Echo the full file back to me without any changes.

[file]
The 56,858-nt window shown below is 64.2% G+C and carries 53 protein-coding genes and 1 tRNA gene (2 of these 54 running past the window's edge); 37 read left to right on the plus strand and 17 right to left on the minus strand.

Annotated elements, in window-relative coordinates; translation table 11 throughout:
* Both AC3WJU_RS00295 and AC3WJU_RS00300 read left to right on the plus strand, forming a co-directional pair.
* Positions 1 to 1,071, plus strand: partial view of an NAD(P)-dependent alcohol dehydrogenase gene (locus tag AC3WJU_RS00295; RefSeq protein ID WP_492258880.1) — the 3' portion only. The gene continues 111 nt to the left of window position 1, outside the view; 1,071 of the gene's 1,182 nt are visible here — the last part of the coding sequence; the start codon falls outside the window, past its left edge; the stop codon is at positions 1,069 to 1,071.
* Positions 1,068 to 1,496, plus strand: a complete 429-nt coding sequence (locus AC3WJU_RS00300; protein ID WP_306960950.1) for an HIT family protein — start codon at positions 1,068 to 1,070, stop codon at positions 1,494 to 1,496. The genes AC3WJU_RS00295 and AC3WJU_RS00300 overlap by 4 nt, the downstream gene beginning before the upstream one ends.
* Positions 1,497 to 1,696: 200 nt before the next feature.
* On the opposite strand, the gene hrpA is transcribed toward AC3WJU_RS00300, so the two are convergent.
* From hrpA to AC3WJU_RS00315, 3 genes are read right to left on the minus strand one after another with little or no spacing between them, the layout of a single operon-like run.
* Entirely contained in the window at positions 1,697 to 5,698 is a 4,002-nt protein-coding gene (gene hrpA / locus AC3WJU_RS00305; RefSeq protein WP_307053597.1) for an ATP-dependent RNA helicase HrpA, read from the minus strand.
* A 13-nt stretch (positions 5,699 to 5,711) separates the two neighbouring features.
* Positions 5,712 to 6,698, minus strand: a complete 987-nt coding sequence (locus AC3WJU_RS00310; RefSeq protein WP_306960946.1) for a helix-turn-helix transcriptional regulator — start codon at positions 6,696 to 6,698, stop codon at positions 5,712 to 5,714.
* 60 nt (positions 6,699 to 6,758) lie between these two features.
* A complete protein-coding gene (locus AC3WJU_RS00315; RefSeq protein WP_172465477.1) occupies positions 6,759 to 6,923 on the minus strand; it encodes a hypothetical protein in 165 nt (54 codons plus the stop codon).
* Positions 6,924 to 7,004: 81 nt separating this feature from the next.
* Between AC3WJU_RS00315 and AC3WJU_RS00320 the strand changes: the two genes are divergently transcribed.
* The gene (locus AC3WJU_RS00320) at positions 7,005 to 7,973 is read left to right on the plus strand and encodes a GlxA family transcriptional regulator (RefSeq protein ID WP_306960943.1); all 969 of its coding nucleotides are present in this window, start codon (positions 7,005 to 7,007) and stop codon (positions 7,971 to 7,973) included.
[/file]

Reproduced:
The 56,858-nt window shown below is 64.2% G+C and carries 53 protein-coding genes and 1 tRNA gene (2 of these 54 running past the window's edge); 37 read left to right on the plus strand and 17 right to left on the minus strand.

Annotated elements, in window-relative coordinates; translation table 11 throughout:
* Both AC3WJU_RS00295 and AC3WJU_RS00300 read left to right on the plus strand, forming a co-directional pair.
* Positions 1 to 1,071, plus strand: partial view of an NAD(P)-dependent alcohol dehydrogenase gene (locus tag AC3WJU_RS00295; RefSeq protein ID WP_492258880.1) — the 3' portion only. The gene continues 111 nt to the left of window position 1, outside the view; 1,071 of the gene's 1,182 nt are visible here — the last part of the coding sequence; the start codon falls outside the window, past its left edge; the stop codon is at positions 1,069 to 1,071.
* Positions 1,068 to 1,496, plus strand: a complete 429-nt coding sequence (locus AC3WJU_RS00300; protein ID WP_306960950.1) for an HIT family protein — start codon at positions 1,068 to 1,070, stop codon at positions 1,494 to 1,496. The genes AC3WJU_RS00295 and AC3WJU_RS00300 overlap by 4 nt, the downstream gene beginning before the upstream one ends.
* Positions 1,497 to 1,696: 200 nt before the next feature.
* On the opposite strand, the gene hrpA is transcribed toward AC3WJU_RS00300, so the two are convergent.
* From hrpA to AC3WJU_RS00315, 3 genes are read right to left on the minus strand one after another with little or no spacing between them, the layout of a single operon-like run.
* Entirely contained in the window at positions 1,697 to 5,698 is a 4,002-nt protein-coding gene (gene hrpA / locus AC3WJU_RS00305; RefSeq protein WP_307053597.1) for an ATP-dependent RNA helicase HrpA, read from the minus strand.
* A 13-nt stretch (positions 5,699 to 5,711) separates the two neighbouring features.
* Positions 5,712 to 6,698, minus strand: a complete 987-nt coding sequence (locus AC3WJU_RS00310; RefSeq protein WP_306960946.1) for a helix-turn-helix transcriptional regulator — start codon at positions 6,696 to 6,698, stop codon at positions 5,712 to 5,714.
* 60 nt (positions 6,699 to 6,758) lie between these two features.
* A complete protein-coding gene (locus AC3WJU_RS00315; RefSeq protein WP_172465477.1) occupies positions 6,759 to 6,923 on the minus strand; it encodes a hypothetical protein in 165 nt (54 codons plus the stop codon).
* Positions 6,924 to 7,004: 81 nt separating this feature from the next.
* Between AC3WJU_RS00315 and AC3WJU_RS00320 the strand changes: the two genes are divergently transcribed.
* The gene (locus AC3WJU_RS00320) at positions 7,005 to 7,973 is read left to right on the plus strand and encodes a GlxA family transcriptional regulator (RefSeq protein ID WP_306960943.1); all 969 of its coding nucleotides are present in this window, start codon (positions 7,005 to 7,007) and stop codon (positions 7,971 to 7,973) included.